Pubs' breast-feeding alert

By Gurjit Degun

- Last updated on GMT

Related tags Discrimination

Big issue: breast feeding mothers should not face discrimination
Big issue: breast feeding mothers should not face discrimination
Hosts are being reminded about discrimination laws after a licensee was slammed for asking a breast-feeding woman to leave her pub. Elaine Loughran,...

Hosts are being reminded about discrimination laws after a licensee was slammed for asking a breast-feeding woman to leave her pub.

Elaine Loughran, licensee of the King William IV in Hampstead, north London, defended her decision, claiming the mother was not a customer as she had not been to the bar.

She said she simply started changing her baby on the pub's floor and then began breast-feeding.

A report in the Evening Standard​ newspaper claimed the mother is now considering legal action after being heckled by customers and being asked to leave after being informed that "people are eating".

Loughran said this all happened in an area that had been reserved for football supporters before an FA Cup semi-final game last month.

She revealed she is concerned as she has received arson threats following the incident.

"I am allowed to say who is and is not allowed in my pub, and they were not customers because they had not been to the bar. I don't have a problem with breast-feeding.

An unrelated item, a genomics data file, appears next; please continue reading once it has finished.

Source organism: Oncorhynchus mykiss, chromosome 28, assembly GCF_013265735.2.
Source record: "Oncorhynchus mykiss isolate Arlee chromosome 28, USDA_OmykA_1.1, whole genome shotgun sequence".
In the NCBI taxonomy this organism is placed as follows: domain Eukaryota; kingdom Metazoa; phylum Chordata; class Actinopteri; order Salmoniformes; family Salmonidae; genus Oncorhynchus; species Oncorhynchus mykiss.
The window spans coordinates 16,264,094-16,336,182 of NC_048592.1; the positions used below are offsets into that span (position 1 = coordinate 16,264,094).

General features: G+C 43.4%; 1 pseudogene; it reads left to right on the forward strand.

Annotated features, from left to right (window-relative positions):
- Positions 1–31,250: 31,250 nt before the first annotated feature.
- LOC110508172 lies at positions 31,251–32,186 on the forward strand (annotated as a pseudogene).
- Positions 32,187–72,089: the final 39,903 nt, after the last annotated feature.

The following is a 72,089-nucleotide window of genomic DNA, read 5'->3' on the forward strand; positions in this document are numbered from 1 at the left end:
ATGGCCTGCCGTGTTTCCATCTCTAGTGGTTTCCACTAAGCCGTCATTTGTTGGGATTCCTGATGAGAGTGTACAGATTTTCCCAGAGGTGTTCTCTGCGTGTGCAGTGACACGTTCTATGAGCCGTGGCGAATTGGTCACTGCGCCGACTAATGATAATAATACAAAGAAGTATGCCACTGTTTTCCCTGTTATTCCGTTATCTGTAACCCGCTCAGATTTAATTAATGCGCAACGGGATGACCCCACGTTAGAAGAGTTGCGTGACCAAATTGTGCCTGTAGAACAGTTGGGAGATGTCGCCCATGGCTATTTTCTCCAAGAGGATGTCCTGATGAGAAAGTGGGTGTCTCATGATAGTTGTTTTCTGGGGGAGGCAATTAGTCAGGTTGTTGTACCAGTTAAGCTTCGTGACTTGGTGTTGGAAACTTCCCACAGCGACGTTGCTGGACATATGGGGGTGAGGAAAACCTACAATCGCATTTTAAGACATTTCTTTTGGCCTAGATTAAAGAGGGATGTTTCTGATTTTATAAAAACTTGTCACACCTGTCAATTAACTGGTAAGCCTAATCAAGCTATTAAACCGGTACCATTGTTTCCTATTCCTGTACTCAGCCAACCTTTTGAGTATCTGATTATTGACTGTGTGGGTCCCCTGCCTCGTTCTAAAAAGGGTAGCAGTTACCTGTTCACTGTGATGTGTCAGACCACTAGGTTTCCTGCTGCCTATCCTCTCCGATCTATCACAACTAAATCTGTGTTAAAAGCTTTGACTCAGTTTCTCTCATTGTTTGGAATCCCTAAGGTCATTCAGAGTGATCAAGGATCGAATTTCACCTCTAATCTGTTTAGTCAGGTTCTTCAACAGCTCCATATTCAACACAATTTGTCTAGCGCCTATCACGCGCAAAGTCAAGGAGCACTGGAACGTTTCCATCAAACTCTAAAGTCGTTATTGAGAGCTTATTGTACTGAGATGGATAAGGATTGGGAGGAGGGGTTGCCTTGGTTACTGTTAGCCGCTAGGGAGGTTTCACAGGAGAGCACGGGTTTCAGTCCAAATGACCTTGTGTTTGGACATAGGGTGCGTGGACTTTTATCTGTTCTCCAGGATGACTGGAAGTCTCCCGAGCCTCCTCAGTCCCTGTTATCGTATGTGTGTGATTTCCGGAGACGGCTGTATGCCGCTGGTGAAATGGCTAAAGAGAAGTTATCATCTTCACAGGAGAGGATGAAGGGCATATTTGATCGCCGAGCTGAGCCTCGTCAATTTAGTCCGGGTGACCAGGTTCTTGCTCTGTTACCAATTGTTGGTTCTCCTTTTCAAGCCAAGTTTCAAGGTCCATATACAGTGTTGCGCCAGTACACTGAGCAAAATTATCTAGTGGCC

"I am a mother myself and I know how hard it can be," she said. "I even let women change their babies in my flat upstairs.

"It was her changing the baby on the pub floor while others were eating that I had a problem with."

It brings to light discrimination issues, as the Equality Act 2010 says businesses cannot discriminate against women breast-feeding.

The Publican's Morning Advertiser's legal editor Peter Coulson said: "A business cannot discriminate against mothers who are breast-feeding a child of any age.

"The Equality Act 2010 has specifically clarified that it is unlawful for a business

to discriminate against a woman because she is breastfeeding a child.

"A licensee may ask a breast-feeding woman to leave their premises if the reason for this request is not due to her breast-feeding.

"However, if the woman later claims that discrimination occurred because she was breast-feeding, the licensee will have to prove that there was in fact no discrimination."

Peter Coulson's tips for licensees

• Do make sure that women you're providing services to are allowed to breast-feed on your premises if they want to.

• Ensure that mothers breast-feeding babies are not discriminated against — no matter how old the baby is.

• Do train all your employees, especially those who deal with the public, to be aware of the protection from discrimination given

to breast-feeding mothers under the Equality Act 2010.

• Don't forget, under the Equality Act 2010, discriminating against someone because they are with a breast-feeding mother is also prohibited, so companions of breast-feeding mothers who are also treated unfairly may have a claim too.

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